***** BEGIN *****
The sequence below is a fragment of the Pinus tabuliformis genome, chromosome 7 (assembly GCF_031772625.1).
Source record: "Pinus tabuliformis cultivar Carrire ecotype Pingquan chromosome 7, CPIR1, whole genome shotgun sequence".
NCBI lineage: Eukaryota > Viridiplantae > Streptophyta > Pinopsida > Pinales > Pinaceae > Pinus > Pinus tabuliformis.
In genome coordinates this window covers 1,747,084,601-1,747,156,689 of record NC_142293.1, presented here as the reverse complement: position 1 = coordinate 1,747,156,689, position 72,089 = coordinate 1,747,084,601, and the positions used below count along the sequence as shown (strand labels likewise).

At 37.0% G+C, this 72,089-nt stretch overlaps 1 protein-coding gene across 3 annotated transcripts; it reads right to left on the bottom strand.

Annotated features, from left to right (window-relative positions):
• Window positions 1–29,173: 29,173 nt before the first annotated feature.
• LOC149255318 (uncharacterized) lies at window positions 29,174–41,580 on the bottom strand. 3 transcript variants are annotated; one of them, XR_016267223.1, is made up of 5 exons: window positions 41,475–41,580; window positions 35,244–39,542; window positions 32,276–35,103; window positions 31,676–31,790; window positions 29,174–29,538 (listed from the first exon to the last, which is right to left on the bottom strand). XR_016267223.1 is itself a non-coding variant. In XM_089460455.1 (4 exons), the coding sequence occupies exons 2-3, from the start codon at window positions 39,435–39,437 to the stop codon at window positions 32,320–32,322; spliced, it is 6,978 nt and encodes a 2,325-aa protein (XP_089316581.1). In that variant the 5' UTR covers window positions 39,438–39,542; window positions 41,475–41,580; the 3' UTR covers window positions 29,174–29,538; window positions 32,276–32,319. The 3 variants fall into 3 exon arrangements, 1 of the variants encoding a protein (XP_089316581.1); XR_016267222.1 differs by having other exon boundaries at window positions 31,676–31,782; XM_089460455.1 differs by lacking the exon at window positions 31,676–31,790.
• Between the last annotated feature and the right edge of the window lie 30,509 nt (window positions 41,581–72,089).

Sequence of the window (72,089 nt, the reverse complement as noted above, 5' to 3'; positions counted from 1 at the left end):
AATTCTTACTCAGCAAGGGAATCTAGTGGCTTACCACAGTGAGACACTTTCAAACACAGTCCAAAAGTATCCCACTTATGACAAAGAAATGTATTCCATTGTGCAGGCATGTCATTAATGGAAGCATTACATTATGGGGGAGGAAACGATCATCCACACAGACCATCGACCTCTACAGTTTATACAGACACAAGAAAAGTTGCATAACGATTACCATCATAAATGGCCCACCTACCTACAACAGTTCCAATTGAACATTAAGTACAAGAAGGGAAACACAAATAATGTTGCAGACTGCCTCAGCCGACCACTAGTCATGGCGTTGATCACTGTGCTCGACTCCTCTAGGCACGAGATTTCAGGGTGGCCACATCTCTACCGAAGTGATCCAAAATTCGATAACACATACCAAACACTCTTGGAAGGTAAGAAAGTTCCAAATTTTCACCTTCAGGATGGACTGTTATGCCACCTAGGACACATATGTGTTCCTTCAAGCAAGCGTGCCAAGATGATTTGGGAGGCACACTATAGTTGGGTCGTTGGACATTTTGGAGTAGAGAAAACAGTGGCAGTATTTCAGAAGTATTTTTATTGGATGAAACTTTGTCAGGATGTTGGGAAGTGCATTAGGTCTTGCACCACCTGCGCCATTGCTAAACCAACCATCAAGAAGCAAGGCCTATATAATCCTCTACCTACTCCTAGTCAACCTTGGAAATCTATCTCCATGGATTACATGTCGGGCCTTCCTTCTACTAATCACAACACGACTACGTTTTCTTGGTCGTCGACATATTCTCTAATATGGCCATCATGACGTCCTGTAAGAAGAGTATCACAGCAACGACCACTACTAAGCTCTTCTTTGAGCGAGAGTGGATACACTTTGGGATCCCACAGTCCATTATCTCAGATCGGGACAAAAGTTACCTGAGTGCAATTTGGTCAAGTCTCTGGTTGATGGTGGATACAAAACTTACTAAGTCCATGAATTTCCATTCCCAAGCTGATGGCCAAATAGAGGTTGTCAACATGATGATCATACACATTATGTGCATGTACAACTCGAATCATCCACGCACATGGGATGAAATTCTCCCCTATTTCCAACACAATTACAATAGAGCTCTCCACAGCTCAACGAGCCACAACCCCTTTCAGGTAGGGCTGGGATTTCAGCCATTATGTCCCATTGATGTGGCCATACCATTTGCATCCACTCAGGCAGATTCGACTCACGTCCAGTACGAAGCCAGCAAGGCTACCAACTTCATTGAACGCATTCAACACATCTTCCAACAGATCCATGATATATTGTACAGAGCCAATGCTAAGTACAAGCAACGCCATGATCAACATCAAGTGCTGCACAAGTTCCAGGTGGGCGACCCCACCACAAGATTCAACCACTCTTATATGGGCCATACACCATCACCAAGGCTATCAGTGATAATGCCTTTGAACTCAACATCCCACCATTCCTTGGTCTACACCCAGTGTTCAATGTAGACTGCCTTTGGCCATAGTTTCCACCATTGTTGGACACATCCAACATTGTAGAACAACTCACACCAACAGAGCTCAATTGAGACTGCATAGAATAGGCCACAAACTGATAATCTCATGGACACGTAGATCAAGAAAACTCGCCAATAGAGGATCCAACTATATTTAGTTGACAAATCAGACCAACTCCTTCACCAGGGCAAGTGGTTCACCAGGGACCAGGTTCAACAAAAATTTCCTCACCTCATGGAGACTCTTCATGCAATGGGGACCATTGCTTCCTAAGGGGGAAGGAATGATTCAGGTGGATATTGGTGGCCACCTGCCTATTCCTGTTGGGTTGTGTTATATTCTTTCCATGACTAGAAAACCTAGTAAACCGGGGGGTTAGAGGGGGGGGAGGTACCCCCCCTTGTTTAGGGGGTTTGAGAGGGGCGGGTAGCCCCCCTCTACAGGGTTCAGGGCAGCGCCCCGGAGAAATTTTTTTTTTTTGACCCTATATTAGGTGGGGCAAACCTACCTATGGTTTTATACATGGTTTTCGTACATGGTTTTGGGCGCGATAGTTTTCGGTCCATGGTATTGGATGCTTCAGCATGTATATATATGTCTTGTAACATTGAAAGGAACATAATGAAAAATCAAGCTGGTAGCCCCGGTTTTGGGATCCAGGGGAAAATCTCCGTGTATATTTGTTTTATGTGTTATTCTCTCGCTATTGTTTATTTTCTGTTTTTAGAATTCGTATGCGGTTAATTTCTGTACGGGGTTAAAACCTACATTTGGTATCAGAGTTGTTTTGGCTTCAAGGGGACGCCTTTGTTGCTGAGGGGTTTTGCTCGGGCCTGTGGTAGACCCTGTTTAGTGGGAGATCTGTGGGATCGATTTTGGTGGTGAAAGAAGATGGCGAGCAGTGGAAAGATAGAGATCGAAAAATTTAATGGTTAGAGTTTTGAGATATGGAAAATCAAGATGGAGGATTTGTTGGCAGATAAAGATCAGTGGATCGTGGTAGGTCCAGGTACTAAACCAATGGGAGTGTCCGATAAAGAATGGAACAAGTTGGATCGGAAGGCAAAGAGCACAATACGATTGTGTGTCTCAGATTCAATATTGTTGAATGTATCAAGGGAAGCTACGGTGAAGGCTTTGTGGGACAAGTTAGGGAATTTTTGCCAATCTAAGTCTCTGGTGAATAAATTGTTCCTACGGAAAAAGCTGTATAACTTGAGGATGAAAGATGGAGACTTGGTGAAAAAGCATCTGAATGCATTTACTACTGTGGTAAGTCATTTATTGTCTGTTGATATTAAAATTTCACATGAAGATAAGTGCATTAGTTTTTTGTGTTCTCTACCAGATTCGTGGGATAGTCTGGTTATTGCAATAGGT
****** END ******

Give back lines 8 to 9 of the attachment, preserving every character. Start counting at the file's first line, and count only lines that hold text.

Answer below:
• LOC149255318 (uncharacterized) lies at window positions 29,174–41,580 on the bottom strand. 3 transcript variants are annotated; one of them, XR_016267223.1, is made up of 5 exons: window positions 41,475–41,580; window positions 35,244–39,542; window positions 32,276–35,103; window positions 31,676–31,790; window positions 29,174–29,538 (listed from the first exon to the last, which is right to left on the bottom strand). XR_016267223.1 is itself a non-coding variant. In XM_089460455.1 (4 exons), the coding sequence occupies exons 2-3, from the start codon at window positions 39,435–39,437 to the stop codon at window positions 32,320–32,322; spliced, it is 6,978 nt and encodes a 2,325-aa protein (XP_089316581.1). In that variant the 5' UTR covers window positions 39,438–39,542; window positions 41,475–41,580; the 3' UTR covers window positions 29,174–29,538; window positions 32,276–32,319. The 3 variants fall into 3 exon arrangements, 1 of the variants encoding a protein (XP_089316581.1); XR_016267222.1 differs by having other exon boundaries at window positions 31,676–31,782; XM_089460455.1 differs by lacking the exon at window positions 31,676–31,790.
• Between the last annotated feature and the right edge of the window lie 30,509 nt (window positions 41,581–72,089).